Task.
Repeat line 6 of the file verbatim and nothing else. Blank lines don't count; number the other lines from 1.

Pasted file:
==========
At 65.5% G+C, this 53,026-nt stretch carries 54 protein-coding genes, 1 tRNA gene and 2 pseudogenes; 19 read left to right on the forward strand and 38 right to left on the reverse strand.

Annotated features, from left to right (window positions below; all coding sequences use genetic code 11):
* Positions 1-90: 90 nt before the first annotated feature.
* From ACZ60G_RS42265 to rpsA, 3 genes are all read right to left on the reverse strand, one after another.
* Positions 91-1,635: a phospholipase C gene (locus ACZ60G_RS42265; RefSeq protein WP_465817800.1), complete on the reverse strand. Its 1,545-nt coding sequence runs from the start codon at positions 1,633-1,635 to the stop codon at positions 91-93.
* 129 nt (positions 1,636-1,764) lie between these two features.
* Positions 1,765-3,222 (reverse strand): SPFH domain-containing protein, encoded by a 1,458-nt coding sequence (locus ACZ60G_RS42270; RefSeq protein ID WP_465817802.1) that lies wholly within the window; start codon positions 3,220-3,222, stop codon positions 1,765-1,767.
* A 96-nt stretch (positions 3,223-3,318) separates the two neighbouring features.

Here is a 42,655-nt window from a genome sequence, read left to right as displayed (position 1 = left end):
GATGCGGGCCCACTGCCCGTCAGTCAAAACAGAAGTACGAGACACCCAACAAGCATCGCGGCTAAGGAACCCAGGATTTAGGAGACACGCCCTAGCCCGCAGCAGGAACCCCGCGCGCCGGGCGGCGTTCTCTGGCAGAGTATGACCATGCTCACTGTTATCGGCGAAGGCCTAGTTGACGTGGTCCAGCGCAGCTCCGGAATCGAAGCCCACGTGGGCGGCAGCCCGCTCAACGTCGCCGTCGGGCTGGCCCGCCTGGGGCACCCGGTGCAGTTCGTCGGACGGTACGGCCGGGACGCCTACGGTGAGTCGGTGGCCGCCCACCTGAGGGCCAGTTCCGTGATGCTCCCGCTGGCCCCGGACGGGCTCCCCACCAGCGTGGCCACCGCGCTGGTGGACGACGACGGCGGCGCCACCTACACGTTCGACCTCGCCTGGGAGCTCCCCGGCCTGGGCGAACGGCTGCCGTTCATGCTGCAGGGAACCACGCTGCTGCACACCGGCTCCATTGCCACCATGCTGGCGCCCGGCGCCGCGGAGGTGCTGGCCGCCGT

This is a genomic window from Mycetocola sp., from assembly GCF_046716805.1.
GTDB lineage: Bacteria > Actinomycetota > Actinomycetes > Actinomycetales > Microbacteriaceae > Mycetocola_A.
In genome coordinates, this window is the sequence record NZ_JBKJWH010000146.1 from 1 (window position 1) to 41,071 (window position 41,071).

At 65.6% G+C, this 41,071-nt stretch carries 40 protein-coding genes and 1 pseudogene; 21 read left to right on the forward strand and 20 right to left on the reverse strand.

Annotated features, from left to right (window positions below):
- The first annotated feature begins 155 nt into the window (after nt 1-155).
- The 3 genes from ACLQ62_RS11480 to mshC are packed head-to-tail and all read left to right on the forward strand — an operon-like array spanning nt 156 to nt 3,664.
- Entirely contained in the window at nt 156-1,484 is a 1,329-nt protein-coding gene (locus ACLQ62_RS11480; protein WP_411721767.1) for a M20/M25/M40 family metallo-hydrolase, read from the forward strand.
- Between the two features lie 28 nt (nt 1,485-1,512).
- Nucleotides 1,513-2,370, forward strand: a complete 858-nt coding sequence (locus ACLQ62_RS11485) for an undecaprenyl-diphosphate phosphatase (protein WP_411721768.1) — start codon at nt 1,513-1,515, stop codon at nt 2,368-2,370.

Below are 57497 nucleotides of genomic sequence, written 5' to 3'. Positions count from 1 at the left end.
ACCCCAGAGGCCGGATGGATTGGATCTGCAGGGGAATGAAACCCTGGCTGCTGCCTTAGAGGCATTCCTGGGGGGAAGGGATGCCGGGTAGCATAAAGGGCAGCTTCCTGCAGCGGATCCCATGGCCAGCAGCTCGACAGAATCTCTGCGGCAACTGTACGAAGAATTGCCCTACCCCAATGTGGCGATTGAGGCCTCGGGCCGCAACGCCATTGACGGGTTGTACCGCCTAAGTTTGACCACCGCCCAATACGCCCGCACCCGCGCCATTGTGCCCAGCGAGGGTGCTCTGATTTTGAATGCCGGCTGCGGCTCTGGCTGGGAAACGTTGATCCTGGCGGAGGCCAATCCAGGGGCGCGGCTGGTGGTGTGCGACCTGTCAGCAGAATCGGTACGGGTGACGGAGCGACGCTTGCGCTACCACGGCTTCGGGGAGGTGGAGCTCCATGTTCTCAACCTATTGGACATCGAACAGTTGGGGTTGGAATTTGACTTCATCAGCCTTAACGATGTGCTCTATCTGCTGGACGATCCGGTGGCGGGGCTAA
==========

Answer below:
* 129 nt (positions 1,636-1,764) lie between these two features.